3 reservists discharged from Army after abuse 010604<br><br>KUWAIT CITY — The U.S. Army discharged three reservists and ordered them to forfeit two-months' salary for abusing prisoners at a detention center in Iraq, a U.S. military spokesman said yesterday. <br><br>The three soldiers, all from Pennsylvania, were scheduled to face courts-martial this month but opted instead to submit to a nonjudicial hearing, in which their conduct was judged by a commander without a jury, Lt. Col. Vic Harris said. Such hearings are common practice, he said. <br><br>Brig. Gen. Ennis Whitehead III, the acting commander of the 143rd Transportation Command, found the three soldiers had maltreated prisoners at Camp Bucca, southern Iraq, on May 12. [color:red]The general found that Master Sgt. Lisa Marie Girman, 35, a Pennsylvania state trooper, knocked a prisoner to the ground, "repeatedly kicking him in the groin, abdomen and head, and encouraging her subordinate soldiers to do the same," Harris said. </font color=red><br><br>Staff Sgt. Scott A. McKenzie, 38, a lieutenant at a boot-camp-style prison run by the Pennsylvania Department of Corrections, was found to have dragged a prisoner by his shoulders and then to have held his legs apart "and encouraging others to kick him in the groin while other U.S. soldiers kicked him in the abdomen and head," Harris said. <br><br>McKenzie was also found to have thrown the detainee face-down to the ground and have stepped on "his previously injured arm." <br><br>The general also found McKenzie made "a false sworn statement to a special agent of the U.S. Army Criminal Investigation Division." <br><br>Spc. Timothy F. Canjar, 21, was found to have made a false statement to the Army's criminal investigators and to have held a detainee's legs apart "while others kicked him in the groin," in addition to "violently twisting his previously injured arm and causing him to scream in pain." <br><br>The findings were handed down at Camp Arifjan in Kuwait on Dec. 29. The three soldiers have returned to the United States. <br><br>A fourth soldier was charged in the same case, but Sgt. Shawna Edmondson, 24, also from the same Pennsylvania reserve unit, requested and received an "other-than-honorable" discharge from the military last year rather than face a court-martial. The three others received "general, under honorable conditions" discharges, Harris said. <br><br>All four said they acted in self-defense and used minimum force to subdue unruly prisoners who had attacked them. The soldiers also said guards were being assaulted by prisoners daily. <br><br>------<br>Now when it all comes home to roost<br>who's side are you on? Violence or wisdom?<br><br>How f_cked up is your breathing supposed to be?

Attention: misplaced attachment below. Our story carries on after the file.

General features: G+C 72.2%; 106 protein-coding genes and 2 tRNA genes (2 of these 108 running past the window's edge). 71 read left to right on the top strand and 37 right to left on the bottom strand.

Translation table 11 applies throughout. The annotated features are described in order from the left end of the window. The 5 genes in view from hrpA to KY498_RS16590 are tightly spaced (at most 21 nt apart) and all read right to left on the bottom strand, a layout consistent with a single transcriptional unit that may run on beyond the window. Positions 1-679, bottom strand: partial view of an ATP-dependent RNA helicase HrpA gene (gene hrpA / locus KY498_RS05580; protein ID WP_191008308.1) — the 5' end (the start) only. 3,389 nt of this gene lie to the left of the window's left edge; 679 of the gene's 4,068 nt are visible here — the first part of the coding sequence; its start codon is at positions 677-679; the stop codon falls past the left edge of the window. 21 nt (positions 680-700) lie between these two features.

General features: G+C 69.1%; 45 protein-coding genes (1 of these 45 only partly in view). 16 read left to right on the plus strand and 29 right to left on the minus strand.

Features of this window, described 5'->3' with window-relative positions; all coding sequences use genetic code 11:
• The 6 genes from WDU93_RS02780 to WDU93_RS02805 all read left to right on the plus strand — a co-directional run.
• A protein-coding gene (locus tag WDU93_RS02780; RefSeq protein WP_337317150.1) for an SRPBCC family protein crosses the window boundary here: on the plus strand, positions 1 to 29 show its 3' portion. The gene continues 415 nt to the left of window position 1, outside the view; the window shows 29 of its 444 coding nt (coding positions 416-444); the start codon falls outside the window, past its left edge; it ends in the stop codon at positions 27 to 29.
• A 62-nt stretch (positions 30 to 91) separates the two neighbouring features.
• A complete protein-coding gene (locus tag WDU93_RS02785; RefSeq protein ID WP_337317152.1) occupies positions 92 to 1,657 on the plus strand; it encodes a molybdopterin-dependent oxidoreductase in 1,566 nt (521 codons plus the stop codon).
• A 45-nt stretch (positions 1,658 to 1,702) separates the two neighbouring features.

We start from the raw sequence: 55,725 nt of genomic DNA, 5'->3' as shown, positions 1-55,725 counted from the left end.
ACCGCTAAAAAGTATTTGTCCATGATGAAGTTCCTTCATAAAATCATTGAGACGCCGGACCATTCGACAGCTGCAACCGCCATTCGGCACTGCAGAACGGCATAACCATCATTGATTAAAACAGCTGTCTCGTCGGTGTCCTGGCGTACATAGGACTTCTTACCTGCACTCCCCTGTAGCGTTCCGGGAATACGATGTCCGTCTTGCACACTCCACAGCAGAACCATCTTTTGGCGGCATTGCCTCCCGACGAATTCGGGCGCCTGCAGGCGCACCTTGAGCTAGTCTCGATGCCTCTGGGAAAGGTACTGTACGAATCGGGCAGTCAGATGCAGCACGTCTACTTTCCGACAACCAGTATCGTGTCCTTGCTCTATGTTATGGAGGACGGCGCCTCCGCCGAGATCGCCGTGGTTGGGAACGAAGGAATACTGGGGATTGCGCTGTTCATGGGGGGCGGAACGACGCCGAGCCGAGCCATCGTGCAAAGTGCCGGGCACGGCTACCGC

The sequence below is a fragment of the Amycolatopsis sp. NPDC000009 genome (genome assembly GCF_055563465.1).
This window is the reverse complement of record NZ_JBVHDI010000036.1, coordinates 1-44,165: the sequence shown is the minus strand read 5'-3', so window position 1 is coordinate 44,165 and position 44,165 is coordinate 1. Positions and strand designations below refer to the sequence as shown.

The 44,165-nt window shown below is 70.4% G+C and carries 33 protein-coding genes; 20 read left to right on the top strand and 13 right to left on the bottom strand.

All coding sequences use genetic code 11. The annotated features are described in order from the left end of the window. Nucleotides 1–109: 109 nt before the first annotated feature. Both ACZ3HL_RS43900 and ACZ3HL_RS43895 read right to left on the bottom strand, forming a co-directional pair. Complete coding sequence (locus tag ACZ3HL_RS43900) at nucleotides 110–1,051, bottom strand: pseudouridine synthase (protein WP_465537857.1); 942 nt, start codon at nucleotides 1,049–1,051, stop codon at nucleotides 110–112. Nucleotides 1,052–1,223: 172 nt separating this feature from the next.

Loc: I am not Big Ben
Too late to kick them out after they have been trained to be this kind of person . These types of people should have been weeded out during training.. no? That is because it is the military's fault. If people go wrong under military training they have to be dealt with earlier or shot, as they will always be a problem outside the military.<br><br>In the British army, the penalty for insubordination was death by firing squad. <br>It worked well.<br><br>
Sickening but that's war for you. Hard to tell what were the circumstances though.<br><br>___________________________________________<br>I'm just another Mac user at an 8 hour day Dilbert style cubicle job....<br>
_________________________________________ "The United States is by far the largest exporter of weapons in the world, selling more weapons than the next 14 countries combined."
Your heading is correct, TGD--how not to be a soldier. And indeed they were caught, stopped, and dismissed. I have no quarrel with soldiers, or even the generals. It's the folks in the WH that give me the creeps.<br><br>
_________________________ MACTECHubi dolor ibi digitus
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